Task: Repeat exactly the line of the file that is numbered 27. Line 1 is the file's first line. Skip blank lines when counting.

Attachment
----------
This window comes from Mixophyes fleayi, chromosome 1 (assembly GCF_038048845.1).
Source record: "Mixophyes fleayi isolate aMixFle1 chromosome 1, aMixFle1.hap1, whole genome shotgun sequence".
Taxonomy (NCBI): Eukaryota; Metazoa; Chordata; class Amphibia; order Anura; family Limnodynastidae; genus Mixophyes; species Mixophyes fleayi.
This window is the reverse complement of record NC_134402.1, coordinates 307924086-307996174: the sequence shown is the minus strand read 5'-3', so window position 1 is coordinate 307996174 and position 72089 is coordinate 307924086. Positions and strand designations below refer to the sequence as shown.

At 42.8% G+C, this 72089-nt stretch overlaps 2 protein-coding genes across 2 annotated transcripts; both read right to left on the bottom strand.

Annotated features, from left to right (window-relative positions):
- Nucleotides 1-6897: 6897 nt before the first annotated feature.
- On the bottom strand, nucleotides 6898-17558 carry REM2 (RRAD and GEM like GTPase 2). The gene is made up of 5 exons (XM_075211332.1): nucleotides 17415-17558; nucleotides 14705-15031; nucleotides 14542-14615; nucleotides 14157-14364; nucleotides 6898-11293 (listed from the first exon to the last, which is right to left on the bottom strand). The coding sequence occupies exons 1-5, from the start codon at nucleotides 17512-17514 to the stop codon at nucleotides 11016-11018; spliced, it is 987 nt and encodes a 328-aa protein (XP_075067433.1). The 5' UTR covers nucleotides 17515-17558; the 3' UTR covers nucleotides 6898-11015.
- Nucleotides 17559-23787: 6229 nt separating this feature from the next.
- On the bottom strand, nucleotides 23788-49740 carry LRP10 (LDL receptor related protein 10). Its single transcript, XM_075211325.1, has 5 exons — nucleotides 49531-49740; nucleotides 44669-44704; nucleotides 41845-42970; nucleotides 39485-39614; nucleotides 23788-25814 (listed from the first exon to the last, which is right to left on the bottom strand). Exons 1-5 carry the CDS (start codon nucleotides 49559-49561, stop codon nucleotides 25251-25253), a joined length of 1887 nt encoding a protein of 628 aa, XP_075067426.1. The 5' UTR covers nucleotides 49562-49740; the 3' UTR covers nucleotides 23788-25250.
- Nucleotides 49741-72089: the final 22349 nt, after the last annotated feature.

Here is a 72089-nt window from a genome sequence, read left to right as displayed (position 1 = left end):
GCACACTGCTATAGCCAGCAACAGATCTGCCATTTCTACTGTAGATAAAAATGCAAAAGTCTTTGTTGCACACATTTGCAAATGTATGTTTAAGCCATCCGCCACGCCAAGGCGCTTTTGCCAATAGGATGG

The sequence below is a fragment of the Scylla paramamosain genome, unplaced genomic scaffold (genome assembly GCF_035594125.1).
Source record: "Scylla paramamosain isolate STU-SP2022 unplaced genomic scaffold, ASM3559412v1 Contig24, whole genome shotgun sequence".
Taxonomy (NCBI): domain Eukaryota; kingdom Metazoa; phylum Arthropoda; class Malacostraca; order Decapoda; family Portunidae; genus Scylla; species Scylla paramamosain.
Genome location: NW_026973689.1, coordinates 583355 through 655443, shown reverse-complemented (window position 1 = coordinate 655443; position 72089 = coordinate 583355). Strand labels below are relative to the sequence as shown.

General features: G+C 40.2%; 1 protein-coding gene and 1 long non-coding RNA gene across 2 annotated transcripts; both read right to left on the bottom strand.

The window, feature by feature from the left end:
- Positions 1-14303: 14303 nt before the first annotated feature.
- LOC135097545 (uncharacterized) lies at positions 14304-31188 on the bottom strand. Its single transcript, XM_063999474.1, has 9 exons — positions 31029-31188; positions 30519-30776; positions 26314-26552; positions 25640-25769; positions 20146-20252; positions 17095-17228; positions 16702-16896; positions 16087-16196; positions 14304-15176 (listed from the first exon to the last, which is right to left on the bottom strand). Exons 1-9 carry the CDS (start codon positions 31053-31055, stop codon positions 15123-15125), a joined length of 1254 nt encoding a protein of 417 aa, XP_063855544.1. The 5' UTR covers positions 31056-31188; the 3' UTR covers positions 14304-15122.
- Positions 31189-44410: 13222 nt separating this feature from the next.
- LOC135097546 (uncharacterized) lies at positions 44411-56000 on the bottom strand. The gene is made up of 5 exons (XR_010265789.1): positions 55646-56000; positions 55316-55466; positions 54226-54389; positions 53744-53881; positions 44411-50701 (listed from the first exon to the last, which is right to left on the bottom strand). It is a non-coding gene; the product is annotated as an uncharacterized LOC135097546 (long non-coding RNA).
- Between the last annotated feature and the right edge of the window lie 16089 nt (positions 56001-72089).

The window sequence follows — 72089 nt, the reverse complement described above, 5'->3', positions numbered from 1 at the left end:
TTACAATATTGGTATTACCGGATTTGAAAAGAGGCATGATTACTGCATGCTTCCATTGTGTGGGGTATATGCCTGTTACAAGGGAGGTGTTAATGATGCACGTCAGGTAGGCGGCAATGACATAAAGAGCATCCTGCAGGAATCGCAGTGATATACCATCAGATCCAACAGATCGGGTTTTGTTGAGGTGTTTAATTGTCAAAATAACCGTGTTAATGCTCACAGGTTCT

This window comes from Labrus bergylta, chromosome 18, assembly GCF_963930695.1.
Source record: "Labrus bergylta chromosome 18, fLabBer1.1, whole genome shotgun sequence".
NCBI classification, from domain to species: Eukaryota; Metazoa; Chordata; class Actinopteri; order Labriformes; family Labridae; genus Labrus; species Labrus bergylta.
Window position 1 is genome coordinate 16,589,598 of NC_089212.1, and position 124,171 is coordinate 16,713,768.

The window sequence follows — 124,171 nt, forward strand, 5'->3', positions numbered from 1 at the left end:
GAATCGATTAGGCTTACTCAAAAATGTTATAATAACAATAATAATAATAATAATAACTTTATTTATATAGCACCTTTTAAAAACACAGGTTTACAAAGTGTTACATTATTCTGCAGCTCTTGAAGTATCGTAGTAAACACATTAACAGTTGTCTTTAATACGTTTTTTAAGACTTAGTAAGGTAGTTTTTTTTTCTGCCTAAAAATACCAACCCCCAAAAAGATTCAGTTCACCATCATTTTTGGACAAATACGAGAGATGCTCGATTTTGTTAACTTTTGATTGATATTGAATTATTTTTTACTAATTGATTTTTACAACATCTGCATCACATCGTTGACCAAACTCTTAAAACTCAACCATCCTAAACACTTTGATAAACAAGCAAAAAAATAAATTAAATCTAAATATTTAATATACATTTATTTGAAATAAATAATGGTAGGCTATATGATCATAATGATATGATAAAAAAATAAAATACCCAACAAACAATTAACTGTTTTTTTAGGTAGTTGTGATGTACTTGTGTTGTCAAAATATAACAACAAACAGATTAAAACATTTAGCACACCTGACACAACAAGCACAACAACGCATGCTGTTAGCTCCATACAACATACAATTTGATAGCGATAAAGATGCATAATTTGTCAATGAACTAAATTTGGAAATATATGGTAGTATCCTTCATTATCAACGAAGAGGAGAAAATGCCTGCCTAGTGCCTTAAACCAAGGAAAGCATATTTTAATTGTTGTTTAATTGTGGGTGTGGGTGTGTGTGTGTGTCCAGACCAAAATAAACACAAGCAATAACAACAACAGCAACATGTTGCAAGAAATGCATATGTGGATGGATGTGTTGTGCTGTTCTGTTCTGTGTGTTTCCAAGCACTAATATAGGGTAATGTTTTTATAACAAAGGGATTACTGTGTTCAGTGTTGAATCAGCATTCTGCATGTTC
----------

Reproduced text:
This window comes from Labrus bergylta, chromosome 18, assembly GCF_963930695.1.